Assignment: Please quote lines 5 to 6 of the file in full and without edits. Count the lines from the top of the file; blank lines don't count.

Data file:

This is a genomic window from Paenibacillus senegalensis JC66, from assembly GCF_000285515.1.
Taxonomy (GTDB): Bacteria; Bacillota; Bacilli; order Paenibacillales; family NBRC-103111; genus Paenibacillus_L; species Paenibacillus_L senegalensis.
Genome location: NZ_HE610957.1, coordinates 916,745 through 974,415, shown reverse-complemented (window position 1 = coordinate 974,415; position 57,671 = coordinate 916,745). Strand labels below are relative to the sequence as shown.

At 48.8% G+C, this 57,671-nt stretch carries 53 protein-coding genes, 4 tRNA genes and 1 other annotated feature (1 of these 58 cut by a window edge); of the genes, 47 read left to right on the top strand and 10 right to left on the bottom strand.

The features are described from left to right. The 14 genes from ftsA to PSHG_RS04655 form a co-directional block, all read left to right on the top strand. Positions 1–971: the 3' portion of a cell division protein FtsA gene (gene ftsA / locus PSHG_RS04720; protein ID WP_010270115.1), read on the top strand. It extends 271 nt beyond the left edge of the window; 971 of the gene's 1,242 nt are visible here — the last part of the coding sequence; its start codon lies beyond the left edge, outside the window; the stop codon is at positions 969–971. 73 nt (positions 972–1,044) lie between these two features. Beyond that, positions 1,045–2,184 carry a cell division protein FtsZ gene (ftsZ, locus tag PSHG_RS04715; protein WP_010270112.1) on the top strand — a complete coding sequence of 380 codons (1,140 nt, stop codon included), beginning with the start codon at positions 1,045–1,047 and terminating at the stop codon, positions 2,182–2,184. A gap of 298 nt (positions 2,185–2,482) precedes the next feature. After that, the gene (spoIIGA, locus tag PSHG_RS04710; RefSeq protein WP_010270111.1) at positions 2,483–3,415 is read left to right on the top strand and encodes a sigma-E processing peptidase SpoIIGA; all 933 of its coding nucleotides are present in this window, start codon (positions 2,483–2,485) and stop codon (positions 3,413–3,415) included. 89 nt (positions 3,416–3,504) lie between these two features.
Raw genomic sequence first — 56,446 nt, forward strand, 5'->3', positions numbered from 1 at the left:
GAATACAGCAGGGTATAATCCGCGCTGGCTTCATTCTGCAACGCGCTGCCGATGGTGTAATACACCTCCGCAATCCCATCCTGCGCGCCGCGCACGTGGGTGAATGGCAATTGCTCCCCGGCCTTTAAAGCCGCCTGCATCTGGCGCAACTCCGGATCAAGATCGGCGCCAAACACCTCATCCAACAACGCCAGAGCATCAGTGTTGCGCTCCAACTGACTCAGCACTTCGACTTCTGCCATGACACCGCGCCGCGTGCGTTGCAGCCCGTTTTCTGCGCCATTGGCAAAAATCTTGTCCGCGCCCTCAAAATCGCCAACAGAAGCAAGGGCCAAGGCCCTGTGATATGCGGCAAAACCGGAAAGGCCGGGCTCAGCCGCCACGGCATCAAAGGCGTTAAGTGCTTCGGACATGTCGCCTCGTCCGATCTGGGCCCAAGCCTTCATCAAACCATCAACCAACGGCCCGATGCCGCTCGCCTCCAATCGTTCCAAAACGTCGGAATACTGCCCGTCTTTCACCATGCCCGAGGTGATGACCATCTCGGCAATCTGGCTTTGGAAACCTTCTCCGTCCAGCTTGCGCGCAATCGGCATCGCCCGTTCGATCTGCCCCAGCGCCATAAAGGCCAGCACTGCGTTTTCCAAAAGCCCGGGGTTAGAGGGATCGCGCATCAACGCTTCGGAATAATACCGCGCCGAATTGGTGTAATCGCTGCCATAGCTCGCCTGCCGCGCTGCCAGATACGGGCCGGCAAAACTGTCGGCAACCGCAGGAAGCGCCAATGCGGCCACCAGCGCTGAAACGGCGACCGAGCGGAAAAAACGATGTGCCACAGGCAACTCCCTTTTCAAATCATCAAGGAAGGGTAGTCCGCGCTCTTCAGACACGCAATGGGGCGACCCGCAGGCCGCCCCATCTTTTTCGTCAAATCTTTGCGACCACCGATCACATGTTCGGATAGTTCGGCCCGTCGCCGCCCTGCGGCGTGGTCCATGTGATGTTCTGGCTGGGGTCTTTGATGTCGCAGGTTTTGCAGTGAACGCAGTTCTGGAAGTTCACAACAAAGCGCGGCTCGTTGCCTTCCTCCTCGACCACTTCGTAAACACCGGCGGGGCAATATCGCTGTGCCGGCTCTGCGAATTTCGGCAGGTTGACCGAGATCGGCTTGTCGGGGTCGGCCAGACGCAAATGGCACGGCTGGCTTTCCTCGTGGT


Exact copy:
The features are described from left to right. The 14 genes from ftsA to PSHG_RS04655 form a co-directional block, all read left to right on the top strand. Positions 1–971: the 3' portion of a cell division protein FtsA gene (gene ftsA / locus PSHG_RS04720; protein ID WP_010270115.1), read on the top strand. It extends 271 nt beyond the left edge of the window; 971 of the gene's 1,242 nt are visible here — the last part of the coding sequence; its start codon lies beyond the left edge, outside the window; the stop codon is at positions 969–971. 73 nt (positions 972–1,044) lie between these two features. Beyond that, positions 1,045–2,184 carry a cell division protein FtsZ gene (ftsZ, locus tag PSHG_RS04715; protein WP_010270112.1) on the top strand — a complete coding sequence of 380 codons (1,140 nt, stop codon included), beginning with the start codon at positions 1,045–1,047 and terminating at the stop codon, positions 2,182–2,184. A gap of 298 nt (positions 2,185–2,482) precedes the next feature. After that, the gene (spoIIGA, locus tag PSHG_RS04710; RefSeq protein WP_010270111.1) at positions 2,483–3,415 is read left to right on the top strand and encodes a sigma-E processing peptidase SpoIIGA; all 933 of its coding nucleotides are present in this window, start codon (positions 2,483–2,485) and stop codon (positions 3,413–3,415) included. 89 nt (positions 3,416–3,504) lie between these two features.
Raw genomic sequence first — 56,446 nt, forward strand, 5'->3', positions numbered from 1 at the left: